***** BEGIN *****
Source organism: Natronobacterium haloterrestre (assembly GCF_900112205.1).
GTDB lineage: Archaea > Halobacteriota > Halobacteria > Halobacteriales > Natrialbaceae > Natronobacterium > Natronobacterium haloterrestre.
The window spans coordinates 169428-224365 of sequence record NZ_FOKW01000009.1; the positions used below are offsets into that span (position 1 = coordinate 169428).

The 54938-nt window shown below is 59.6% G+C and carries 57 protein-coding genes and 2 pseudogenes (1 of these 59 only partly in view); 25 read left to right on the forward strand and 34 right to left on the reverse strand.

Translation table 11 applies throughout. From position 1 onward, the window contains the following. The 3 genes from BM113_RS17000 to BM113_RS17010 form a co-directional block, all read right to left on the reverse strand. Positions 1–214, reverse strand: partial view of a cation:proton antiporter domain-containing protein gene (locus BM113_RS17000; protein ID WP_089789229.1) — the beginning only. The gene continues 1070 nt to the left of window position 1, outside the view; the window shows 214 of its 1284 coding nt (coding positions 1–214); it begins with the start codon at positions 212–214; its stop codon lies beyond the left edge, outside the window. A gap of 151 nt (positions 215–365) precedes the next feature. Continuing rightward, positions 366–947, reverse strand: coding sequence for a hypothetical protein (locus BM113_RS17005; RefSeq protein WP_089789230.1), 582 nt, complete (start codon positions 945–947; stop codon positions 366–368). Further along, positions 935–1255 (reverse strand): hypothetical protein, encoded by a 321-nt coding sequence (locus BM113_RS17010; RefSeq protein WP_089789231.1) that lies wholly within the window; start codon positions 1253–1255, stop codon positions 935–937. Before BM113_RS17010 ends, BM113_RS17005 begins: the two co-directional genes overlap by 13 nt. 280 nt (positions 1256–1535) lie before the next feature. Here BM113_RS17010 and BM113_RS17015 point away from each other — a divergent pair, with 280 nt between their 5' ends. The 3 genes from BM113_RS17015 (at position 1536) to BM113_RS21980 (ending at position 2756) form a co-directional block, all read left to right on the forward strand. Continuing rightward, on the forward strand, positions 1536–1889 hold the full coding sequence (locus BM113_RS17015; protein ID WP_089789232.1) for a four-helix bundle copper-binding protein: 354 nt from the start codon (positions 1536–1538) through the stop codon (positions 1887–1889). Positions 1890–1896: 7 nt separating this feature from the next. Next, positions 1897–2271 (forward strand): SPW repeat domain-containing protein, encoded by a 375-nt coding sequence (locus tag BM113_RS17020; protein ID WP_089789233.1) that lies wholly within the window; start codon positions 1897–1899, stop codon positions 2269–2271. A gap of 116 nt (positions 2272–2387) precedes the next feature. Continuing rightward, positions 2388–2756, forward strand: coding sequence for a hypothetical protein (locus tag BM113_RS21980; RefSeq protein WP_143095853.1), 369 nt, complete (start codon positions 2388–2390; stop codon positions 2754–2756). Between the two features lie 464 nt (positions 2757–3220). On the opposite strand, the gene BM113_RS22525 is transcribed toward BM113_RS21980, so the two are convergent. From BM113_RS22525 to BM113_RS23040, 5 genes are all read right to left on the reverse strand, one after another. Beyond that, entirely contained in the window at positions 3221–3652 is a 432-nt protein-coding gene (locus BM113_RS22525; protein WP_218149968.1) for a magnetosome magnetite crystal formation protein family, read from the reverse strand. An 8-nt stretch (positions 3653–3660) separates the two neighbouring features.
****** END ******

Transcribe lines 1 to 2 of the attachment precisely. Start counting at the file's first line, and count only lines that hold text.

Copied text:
Source organism: Natronobacterium haloterrestre (assembly GCF_900112205.1).
GTDB lineage: Archaea > Halobacteriota > Halobacteria > Halobacteriales > Natrialbaceae > Natronobacterium > Natronobacterium haloterrestre.